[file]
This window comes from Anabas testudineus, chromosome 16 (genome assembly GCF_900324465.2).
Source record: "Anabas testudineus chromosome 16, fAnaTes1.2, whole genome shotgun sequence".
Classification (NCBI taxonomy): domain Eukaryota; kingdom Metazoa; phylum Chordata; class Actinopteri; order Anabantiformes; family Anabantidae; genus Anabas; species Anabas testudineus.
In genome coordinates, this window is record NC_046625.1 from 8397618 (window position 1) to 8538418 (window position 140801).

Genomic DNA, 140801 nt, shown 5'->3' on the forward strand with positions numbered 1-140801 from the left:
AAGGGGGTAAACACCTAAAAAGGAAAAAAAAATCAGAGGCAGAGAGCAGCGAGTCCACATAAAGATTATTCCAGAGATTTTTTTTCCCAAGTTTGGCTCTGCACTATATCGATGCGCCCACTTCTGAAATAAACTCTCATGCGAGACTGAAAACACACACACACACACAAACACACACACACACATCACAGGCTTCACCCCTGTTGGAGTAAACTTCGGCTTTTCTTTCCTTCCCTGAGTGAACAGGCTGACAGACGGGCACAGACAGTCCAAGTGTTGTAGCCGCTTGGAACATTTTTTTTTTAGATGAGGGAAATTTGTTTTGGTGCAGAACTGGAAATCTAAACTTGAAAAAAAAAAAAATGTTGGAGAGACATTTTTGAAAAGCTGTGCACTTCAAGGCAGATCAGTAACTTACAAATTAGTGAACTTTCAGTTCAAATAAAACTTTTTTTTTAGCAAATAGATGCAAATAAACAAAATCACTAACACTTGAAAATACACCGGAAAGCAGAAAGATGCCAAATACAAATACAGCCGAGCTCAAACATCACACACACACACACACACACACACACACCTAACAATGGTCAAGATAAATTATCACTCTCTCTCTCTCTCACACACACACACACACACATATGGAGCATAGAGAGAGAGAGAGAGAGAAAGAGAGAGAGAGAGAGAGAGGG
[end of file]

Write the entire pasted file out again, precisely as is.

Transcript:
This window comes from Anabas testudineus, chromosome 16 (genome assembly GCF_900324465.2).
Source record: "Anabas testudineus chromosome 16, fAnaTes1.2, whole genome shotgun sequence".
Classification (NCBI taxonomy): domain Eukaryota; kingdom Metazoa; phylum Chordata; class Actinopteri; order Anabantiformes; family Anabantidae; genus Anabas; species Anabas testudineus.
In genome coordinates, this window is record NC_046625.1 from 8397618 (window position 1) to 8538418 (window position 140801).

Genomic DNA, 140801 nt, shown 5'->3' on the forward strand with positions numbered 1-140801 from the left:
AAGGGGGTAAACACCTAAAAAGGAAAAAAAAATCAGAGGCAGAGAGCAGCGAGTCCACATAAAGATTATTCCAGAGATTTTTTTTCCCAAGTTTGGCTCTGCACTATATCGATGCGCCCACTTCTGAAATAAACTCTCATGCGAGACTGAAAACACACACACACACACAAACACACACACACACATCACAGGCTTCACCCCTGTTGGAGTAAACTTCGGCTTTTCTTTCCTTCCCTGAGTGAACAGGCTGACAGACGGGCACAGACAGTCCAAGTGTTGTAGCCGCTTGGAACATTTTTTTTTTAGATGAGGGAAATTTGTTTTGGTGCAGAACTGGAAATCTAAACTTGAAAAAAAAAAAAATGTTGGAGAGACATTTTTGAAAAGCTGTGCACTTCAAGGCAGATCAGTAACTTACAAATTAGTGAACTTTCAGTTCAAATAAAACTTTTTTTTTAGCAAATAGATGCAAATAAACAAAATCACTAACACTTGAAAATACACCGGAAAGCAGAAAGATGCCAAATACAAATACAGCCGAGCTCAAACATCACACACACACACACACACACACACACACCTAACAATGGTCAAGATAAATTATCACTCTCTCTCTCTCTCACACACACACACACACACATATGGAGCATAGAGAGAGAGAGAGAGAGAAAGAGAGAGAGAGAGAGAGAGGG